Fig. 1
figure 1

Total tumor segmentation of neuroendocrine neoplasms by a convolutional neural network

Training and validation of the network

For training and validation, a randomly selected subset of 117 [64Cu]Cu-DOTATATE PET/CTs from dataset 1 were used (Fig. 2). Cross-fold training was performed in accordance with the nnU-Net procedure. The training results in a model from each fold, where individual pixels are predicted to be either segmented or not with some probability by each model. An ensemble of the models was created by averaging these probabilities before each pixel was assigned to be segmented or not in the ensemble model. Post-processing with removal of any segmentation outside the patient’s body was performed using the PET signal to automatically outline the body contour. Furthermore, segmentations < 0.1 mL (< 9 voxels) were automatically removed.

Fig. 2
figure 2

Illustration of data used for training and test. The models and the ensemble hereof were inferred on the test cohort. Boxes are not drawn to scale

Testing of models

The remaining 10 patients from dataset 1 (not used in training) and 31 patients from dataset 2 constituted the test cohort. Patients from both dataset 1 and 2 were used for testing to control for possible effect of different PET/CT systems used. The automatically post-processed models were evaluated by the following metrics in the test cohort.

$$Sensitivy = \frac{TP}{{TP + FN}}$$
$$Precision = \frac{TP}{{TP + FP}}$$
$$Dice = \frac{2 \cdot TP}{{2 \cdot TP + FP + FN}}$$

where TP, FP, TN and FN denote true/false positive/negative. These metrics were used to select which model should be further evaluated. The selected output were reformatted into DICOM RT structures and imported into Mirada DBx 1.2.0 software package (Mirada Medical Ltd., Oxford, UK). An arbitrary scoring scheme (Table 1) focusing on number of false positive and false negative lesions was applied to evaluate the automatically post-processed AI segmentation in the test cohort (n = 41). Time spent on any necessary manual correction was recorded in a randomly selected subgroup (n = 10), blinded to, and compared with time spent on ground truth labeling. Scoring of the AI segmentations in the test cohort was performed by a physician (E.A.C). Additionally, the AI model was tested on patients from dataset 3, i.e., patients without any signs of NEN on PET/CT due to radical surgery. These patients were judged by the number of segmentations (if any) and volume of the segmentation.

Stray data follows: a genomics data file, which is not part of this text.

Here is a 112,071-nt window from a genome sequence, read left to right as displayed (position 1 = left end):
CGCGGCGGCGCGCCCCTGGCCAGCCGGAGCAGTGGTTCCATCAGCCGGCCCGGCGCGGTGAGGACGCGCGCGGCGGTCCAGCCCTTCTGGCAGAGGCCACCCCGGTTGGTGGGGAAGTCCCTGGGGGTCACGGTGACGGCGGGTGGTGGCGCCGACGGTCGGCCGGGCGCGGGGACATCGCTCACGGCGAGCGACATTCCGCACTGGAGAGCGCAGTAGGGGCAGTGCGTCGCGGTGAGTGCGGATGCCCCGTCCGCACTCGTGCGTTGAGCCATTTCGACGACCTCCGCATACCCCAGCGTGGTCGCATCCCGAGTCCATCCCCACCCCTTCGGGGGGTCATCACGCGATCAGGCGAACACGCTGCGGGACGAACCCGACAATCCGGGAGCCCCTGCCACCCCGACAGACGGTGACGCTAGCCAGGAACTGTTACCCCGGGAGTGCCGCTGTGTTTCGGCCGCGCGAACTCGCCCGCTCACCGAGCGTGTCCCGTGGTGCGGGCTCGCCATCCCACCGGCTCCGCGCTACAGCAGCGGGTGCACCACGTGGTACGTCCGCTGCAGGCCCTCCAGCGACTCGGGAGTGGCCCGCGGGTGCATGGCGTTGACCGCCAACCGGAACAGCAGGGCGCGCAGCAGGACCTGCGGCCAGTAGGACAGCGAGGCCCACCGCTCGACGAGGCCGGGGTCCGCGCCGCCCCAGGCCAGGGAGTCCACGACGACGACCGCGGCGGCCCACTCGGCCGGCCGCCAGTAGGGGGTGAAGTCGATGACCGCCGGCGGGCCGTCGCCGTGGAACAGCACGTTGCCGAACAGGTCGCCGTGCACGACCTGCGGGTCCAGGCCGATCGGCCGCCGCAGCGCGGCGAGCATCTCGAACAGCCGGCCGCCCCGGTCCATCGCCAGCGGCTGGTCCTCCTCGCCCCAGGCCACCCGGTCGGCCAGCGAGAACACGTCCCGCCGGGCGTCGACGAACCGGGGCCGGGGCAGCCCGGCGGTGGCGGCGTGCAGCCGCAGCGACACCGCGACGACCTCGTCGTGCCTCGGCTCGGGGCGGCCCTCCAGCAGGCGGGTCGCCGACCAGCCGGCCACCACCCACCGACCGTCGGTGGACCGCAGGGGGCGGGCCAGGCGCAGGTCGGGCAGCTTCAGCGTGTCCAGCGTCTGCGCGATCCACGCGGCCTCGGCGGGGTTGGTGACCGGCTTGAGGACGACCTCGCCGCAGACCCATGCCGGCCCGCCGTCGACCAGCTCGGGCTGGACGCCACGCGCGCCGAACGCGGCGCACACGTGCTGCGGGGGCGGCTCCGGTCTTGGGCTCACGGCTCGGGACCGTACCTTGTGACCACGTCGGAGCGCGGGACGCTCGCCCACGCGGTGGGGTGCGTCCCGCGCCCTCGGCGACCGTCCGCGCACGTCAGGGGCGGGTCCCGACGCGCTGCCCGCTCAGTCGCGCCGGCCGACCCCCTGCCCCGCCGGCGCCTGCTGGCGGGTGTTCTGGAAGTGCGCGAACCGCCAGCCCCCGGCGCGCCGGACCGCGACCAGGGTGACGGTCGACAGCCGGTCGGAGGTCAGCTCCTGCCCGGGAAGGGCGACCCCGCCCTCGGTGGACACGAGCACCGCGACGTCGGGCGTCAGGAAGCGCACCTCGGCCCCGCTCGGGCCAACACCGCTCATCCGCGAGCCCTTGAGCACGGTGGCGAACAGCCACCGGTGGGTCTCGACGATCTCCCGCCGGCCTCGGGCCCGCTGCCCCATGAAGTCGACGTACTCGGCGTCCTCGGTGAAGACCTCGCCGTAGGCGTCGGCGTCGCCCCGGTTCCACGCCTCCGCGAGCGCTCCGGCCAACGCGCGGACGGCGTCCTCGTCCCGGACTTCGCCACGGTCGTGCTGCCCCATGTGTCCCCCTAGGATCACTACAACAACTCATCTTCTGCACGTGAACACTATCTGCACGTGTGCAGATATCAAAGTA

Table 1 Evaluation scheme of AI segmentations

Statistical analyses

Data are reported as mean and standard deviation unless otherwise indicated. To assess difference between groups we used chi-squared test for categorical data and unpaired and paired t-test for continuous data, as appropriate. A P-value < 0.05 was considered statistically significant. Statistical analyses were performed in R version 3.6.0 (R Foundation for Statistical Computing).

Results

Patients

The datasets for training and testing the models were similar in regards to age, gender and site of primary tumor. Patients most often had small intestinal primary tumors. Patients in the test cohort were more often classified as WHO Grade 2, but the Ki67 index did not differ significantly (Table 2). All but one patient in the test cohort had multiple lesions, with a median of 25 lesions (interquartile range: 41).

Table 2 Demographic data for patients with neuroendocrine neoplasms

Output from nnU-Net

The models, as well as the ensemble of the models, were evaluated using the defined metrics in the test cohort (n = 41). Since no model performed best in regards to both pixel and lesion-wise metrics (Table 3), the ensemble was chosen for evaluation of FP/FN lesions. Because the ensemble is a combination of the different models, it comprises more variation in the dataset and should be the more robust model/choice for new cases.

Table 3 Metrics for AI segmentations without manual adjustments applied to the test cohort (n = 41)

Evaluation of AI segmentations